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Samuel Menashe Reads at the Harvard Club
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Samuel Menashe Reads at the Harvard Club

You're reading your poems at the Harvard Club

in New York City. The hall, rimmed with oak,

sputters a dying light suffused with thick

brown shadows, like intellectual antelope

gazing at their reflections on the wall.

You can't believe you're here. Poems



from your throat, poems so short

that if you miss a


you miss the point. I listen, neither

Harvard alum nor university-bred,

but a young poet seeking encouragement

from an elder. Invited here,


I hold your book open and read along.

The light is bad. My clothes are shot. No tie

is knotted in the hollow of my neck.

My shoes, the worn-out patent leather ones

from the J. Crew catalog, are husks

that hug my feet.

                                 In private, you told me

to give up poetry and dedicate

myself to writing narrative instead.

"Nobody reads poetry," you said.


Certainly you spoke from experience.

They used to snicker when you'd ramble in

off 47th to the Gotham Book Mart.

"Here comes the poet Samuel," they'd joke.

"Come on," I'd say, "He's really not so bad."

You'd stop and talk about the war, recite

Blake and the Hebrew Bible (King James Version)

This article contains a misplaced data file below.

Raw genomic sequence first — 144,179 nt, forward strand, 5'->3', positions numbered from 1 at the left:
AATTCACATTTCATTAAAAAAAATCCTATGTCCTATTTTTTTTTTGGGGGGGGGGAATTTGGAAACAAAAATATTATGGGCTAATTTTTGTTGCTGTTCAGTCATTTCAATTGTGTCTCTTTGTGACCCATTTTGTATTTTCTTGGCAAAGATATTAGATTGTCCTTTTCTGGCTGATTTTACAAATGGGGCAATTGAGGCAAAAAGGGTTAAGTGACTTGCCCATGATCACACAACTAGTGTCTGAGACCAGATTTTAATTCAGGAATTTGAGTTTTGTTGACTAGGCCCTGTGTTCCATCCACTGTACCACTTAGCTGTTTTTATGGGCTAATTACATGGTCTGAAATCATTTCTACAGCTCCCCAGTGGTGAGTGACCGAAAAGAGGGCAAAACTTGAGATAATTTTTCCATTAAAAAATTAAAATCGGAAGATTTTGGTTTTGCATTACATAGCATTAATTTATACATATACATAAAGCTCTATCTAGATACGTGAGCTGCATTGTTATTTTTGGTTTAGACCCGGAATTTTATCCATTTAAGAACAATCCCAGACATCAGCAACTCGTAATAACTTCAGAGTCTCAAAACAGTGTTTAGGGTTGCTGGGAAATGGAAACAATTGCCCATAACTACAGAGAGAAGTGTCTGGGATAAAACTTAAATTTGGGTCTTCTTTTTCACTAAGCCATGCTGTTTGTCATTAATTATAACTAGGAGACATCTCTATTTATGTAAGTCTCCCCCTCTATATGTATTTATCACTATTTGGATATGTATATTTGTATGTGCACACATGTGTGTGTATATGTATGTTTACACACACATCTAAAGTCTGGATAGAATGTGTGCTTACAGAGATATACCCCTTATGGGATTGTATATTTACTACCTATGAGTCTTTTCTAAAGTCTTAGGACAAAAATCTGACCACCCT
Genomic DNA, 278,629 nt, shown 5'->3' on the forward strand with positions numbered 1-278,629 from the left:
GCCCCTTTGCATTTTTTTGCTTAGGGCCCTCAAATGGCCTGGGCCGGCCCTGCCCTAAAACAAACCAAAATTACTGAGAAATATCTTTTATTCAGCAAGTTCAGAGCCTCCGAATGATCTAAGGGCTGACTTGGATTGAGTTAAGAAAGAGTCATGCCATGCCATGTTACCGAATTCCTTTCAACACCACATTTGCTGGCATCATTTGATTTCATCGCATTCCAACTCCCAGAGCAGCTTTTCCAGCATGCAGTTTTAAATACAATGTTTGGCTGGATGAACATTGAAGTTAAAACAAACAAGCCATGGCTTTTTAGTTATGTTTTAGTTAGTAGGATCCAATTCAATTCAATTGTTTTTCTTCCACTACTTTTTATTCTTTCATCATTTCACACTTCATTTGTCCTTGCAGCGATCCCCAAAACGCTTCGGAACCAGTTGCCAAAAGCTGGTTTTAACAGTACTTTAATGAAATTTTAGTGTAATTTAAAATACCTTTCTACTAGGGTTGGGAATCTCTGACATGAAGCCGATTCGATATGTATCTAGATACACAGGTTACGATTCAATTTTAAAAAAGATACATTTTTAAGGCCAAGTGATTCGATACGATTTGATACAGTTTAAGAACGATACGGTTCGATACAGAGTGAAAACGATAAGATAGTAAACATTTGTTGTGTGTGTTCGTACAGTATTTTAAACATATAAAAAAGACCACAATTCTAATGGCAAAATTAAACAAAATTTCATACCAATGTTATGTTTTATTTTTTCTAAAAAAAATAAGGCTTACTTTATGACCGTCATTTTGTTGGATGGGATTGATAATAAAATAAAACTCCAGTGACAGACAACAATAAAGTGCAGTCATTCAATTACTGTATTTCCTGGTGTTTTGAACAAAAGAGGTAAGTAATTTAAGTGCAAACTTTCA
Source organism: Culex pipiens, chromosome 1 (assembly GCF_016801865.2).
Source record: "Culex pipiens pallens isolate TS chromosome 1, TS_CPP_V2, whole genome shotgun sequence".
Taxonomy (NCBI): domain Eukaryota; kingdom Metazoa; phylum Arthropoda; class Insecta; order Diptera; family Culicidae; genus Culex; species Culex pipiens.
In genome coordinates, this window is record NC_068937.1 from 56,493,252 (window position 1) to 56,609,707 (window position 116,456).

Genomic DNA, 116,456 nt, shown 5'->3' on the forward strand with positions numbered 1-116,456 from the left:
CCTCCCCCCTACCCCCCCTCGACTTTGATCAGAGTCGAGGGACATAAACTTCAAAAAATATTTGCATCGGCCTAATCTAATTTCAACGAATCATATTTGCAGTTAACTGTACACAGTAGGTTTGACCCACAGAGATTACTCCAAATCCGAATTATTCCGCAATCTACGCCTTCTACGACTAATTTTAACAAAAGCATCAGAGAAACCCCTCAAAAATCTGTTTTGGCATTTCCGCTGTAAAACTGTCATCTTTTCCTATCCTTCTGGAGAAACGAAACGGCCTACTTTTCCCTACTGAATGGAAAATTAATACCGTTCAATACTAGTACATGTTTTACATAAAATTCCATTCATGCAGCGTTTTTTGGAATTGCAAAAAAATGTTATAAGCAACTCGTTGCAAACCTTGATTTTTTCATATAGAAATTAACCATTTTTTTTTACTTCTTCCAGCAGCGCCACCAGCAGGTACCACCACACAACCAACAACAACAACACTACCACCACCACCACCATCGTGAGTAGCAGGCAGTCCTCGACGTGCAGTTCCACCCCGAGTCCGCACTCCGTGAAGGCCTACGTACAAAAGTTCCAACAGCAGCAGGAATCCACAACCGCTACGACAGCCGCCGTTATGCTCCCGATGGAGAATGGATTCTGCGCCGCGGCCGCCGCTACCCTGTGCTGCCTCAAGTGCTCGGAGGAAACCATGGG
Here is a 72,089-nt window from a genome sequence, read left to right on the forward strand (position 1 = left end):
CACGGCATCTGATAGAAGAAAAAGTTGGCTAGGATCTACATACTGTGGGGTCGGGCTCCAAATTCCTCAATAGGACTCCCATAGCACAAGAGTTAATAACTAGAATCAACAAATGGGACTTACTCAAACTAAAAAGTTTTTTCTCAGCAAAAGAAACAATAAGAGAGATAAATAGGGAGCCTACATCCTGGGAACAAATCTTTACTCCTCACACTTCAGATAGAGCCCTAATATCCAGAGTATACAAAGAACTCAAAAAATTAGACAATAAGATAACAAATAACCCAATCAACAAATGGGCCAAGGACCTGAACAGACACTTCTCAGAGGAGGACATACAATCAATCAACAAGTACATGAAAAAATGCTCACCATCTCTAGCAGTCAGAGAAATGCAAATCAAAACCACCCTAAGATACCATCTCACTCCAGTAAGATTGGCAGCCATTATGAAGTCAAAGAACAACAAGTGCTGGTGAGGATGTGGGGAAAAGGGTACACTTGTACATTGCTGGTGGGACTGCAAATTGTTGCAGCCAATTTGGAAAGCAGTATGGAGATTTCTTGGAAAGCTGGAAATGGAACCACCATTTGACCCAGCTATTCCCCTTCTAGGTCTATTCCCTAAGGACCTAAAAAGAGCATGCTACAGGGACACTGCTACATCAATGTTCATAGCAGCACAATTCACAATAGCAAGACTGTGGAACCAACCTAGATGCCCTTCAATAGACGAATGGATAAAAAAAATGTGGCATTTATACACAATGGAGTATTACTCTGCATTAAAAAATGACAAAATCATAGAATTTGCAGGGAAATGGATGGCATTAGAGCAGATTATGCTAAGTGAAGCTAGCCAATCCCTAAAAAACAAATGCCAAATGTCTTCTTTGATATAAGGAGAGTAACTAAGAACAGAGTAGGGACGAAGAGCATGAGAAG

and then your own compacted prosody.

You stopped the tourists in their tracks. A pot

poured out fulfils its spout, your voice

intoned. Then you'd explain, to stupefied

clientele, what the poem really meant

based on its linguistic roots ("the pot

fills up the spout, fulfilling it etc.")

You'd sign their books before they'd even bought:

"To Jo, from Canada. Best, Samuel."


That said, your poems are now canonized

in the Library of America. You

snagged the first Neglected Masters Award,

the kind of name you always called yourself

alluding to the New Yorker’s "Talk of the Town"

the only place they'd publish you back then.

You felt yourself a curiosity

in your hometown, an underdog, the last

of your generation, a congregant

of Homer's, the Greek café long since shut down.


What more could anybody do for you?

Your wish-list is complete, you have become

a famous poet with a style, to boot:

Menashesque. I can almost hear it said

in college classrooms, by professors younger

than I am, too obliviously young

to have attended the Nutcracker with you

at Lincoln Center.

                         Wedged between Masters

and Michelangelo, your volume rests

on my bookshelf. I flip through it, recalling

your evening reading at the Harvard Club

ten years ago. Like Emerson, you blurred

the distance between poetry and faith,

the kind one has in literature, not God.


That evening you gave your best performance.

From Italian Americana vol.XXIX n.1,Winter 2011